"Books should fully reflect our diverse society."
As we approach #DisabilityHistoryMonth, we take a look at how disabilities are represented in children’s fiction alongside the BookTrust’s view that “children's books can play an important role in presenting positive images and messages for both disabled and non-disabled children”.
In The News: A Kind Of Spark
Last month, Waterstones made Elle McNicoll’s A Kind of Spark, from indie publishers Knights Of, their children’s book of the month. A Kind of Spark tells the story of a neurodivergent 11-year-old called Addie and her courageous journey to memorialise the victims of the historic witch trials that took place in her town. At the same time, Addie is hoping to change the way that her community views her. This kind of mainstream recognition for an own voices book about disability is so refreshing to see and we hope to see even more titles acknowledged in the future.
Representing Disability in Children’s Fiction
In their advice to writers and publishers, BookTrust’s top tip is to make sure that characters with disabilities are presented as naturally as possible, minimising unnecessary stereotypes. In their view, it is important to make sure that ‘a disabled character...[is]...just like any other character – an individual with his/her own views, strengths, weaknesses, ambitions and hobbies’.
Interested to know how this transfers to a published book, we spoke to Susan Brownrigg, author of Gracie Fairshaw and the Mysterious Guest with regards to disability representation in children’s fiction. Gracie Fairshaw is the young protagonist in this middle-grade children’s story in which Gracie, her brother George and some of their friends set out to solve the case of their disappearing mother in 1930s Blackpool. A fearless young detective who is new to the area, Susan describes Gracie as “a 14-year-old girl solving a mystery, getting to know Blackpool and making new friends”. However, Gracie also has congenital limb-displacement.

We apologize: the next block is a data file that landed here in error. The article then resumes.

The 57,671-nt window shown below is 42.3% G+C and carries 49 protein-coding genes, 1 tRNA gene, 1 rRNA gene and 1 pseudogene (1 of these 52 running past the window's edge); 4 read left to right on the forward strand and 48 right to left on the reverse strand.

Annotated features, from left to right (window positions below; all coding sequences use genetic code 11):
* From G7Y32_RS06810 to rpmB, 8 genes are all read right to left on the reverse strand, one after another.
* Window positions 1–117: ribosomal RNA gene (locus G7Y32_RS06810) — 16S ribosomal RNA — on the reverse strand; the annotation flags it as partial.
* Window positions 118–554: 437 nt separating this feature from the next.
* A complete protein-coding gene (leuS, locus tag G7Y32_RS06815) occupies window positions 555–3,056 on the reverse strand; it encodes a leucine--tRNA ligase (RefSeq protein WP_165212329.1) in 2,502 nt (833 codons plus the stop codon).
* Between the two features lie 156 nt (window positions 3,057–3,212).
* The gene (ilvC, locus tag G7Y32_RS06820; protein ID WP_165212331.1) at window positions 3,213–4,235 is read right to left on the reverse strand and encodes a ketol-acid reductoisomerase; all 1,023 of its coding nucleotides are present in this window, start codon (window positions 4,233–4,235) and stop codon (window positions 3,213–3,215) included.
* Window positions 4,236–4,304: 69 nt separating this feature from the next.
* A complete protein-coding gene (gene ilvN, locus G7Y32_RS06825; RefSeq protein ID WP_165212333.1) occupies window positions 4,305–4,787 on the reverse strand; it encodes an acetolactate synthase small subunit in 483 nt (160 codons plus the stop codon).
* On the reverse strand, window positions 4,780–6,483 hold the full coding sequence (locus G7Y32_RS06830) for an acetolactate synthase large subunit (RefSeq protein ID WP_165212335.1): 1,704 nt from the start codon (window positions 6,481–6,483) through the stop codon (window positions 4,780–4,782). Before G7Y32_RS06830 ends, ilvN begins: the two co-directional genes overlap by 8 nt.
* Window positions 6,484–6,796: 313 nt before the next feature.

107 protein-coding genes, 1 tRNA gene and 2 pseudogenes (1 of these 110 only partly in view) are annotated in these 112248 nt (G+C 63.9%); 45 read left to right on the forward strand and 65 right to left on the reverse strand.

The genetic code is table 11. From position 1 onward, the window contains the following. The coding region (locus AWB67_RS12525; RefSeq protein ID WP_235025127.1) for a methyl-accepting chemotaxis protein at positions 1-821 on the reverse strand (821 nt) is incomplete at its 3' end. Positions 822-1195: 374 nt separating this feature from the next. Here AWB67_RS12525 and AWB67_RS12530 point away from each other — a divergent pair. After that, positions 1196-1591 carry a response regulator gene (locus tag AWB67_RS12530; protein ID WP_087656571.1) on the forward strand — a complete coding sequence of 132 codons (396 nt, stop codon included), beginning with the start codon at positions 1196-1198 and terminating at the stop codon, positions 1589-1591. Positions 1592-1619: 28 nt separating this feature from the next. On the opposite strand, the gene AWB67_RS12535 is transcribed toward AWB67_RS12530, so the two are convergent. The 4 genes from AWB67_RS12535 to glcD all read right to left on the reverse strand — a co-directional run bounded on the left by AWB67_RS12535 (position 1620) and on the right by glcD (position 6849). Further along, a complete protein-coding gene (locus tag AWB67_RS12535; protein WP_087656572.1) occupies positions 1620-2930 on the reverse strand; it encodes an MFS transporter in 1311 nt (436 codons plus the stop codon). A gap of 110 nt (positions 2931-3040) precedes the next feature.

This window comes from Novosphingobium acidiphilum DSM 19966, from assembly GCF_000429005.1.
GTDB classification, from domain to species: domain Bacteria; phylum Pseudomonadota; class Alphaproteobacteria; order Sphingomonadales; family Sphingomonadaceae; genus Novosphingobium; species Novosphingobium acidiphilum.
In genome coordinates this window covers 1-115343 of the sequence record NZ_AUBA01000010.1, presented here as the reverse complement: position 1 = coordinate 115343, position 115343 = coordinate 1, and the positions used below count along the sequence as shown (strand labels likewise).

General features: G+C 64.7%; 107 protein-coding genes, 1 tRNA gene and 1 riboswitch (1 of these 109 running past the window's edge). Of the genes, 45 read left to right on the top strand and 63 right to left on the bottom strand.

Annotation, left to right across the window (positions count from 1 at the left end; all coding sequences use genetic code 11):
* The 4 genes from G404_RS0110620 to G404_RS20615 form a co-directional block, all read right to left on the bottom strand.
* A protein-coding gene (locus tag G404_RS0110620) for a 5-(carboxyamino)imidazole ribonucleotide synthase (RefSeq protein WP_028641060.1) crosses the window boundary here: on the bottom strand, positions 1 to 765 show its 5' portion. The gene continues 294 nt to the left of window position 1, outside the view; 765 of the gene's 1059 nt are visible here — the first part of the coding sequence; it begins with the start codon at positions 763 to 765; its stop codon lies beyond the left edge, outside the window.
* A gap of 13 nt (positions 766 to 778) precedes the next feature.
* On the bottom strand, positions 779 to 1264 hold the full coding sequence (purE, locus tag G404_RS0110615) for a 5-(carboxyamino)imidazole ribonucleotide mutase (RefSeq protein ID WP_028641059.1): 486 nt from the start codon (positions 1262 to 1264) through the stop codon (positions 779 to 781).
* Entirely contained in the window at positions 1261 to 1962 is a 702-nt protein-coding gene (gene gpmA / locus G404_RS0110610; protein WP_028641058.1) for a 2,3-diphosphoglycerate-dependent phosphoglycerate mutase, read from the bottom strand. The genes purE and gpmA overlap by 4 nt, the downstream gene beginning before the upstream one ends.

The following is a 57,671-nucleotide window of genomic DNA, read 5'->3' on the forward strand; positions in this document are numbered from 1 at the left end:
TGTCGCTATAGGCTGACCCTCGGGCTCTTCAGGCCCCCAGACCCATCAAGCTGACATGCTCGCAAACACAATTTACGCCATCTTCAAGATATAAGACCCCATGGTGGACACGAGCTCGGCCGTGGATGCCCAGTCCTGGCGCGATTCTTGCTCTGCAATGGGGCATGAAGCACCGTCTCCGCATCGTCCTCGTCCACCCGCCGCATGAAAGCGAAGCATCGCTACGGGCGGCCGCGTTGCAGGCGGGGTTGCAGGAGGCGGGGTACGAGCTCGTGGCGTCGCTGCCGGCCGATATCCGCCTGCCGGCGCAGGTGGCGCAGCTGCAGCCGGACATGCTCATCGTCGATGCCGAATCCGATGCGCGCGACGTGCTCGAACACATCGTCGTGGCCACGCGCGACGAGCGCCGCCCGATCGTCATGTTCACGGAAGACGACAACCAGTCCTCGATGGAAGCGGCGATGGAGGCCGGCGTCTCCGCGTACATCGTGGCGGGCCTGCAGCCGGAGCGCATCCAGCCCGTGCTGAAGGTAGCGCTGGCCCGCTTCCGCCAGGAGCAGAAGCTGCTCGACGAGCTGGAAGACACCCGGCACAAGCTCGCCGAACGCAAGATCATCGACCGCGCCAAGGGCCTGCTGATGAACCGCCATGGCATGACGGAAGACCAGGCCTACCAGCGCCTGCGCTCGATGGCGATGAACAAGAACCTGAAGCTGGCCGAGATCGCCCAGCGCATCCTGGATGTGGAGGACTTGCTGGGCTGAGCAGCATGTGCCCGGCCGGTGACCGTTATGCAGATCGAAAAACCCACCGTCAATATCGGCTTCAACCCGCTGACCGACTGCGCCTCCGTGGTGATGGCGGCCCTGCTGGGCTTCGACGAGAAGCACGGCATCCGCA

Keen to hear Susan’s thoughts on characters with a physical disability, we asked why she chose to present Gracie with limb-displacement. Susan says:
“I wanted to explore how physical disability is just part of a person's life and that it does not define them. I knew when I first started writing Gracie Fairshaw that I wanted my main character to have a disability. My mum has a progressive spinal condition. As my mum's condition has worsened - she now needs an electric wheelchair - I noticed that some people reacted differently to her, for example directing questions at me, rather than my mum.
I initially considered Gracie's limb difference being the result of an accident. Gracie moves to Blackpool from Milltown - a fictional place based on my hometown of Wigan. I was aware of some of the awful accidents that could happen to children working in mills, but in the end, I didn't want Gracie's story to be about her adapting to a disability. Instead, I chose for her to have a congenital limb difference - her left arm ends just past her elbow. I wanted readers to see that Gracie's disability is just part of who she is.”
Insight from BookTrust supports Susan’s decision-making as they believe that “disability can be incidental - rather than being made a central plot point” and it “can be just as helpful for representation to have a character that just happens to have a disability” with no need for that character to be perceived as a hero in desperate need of a cure.
Unquestionably, disability representation in children’s fiction is still a developing area but there have been vast improvements over recent years. It is just as important for children living with disabilities as those without disabilities to be able to access books of this nature. As Susan explains:
“There are sadly not as many children's books featuring main characters with disabilities - but the number of titles is growing. It is important for children to see themselves reflected in books. It is also important for children without disabilities to appreciate the range of experiences that people with disabilities can have, and that their conditions are just a part of who they are. I am delighted that readers have reacted so positively to Gracie Fairshaw and hope that they will want to read her further adventures in 1930s Blackpool.”
Susan Brownrigg can be found on Twitter @suebmuseum and also has her own website if you want to follow Gracie’s adventures and Susan’s other projects.
We’ve put together a list of other fantastic books for you to check out...
Amazing by Steve Antony
I Am Not a Label by Cerrie Burnell
The London Eye Mystery by Siobhan Dowd
Team Trouble by Sophie Smiley
Diary of a Young Naturalist by Dara McAnulty
Special thanks to Susan Brownrigg for providing us with the quotations included.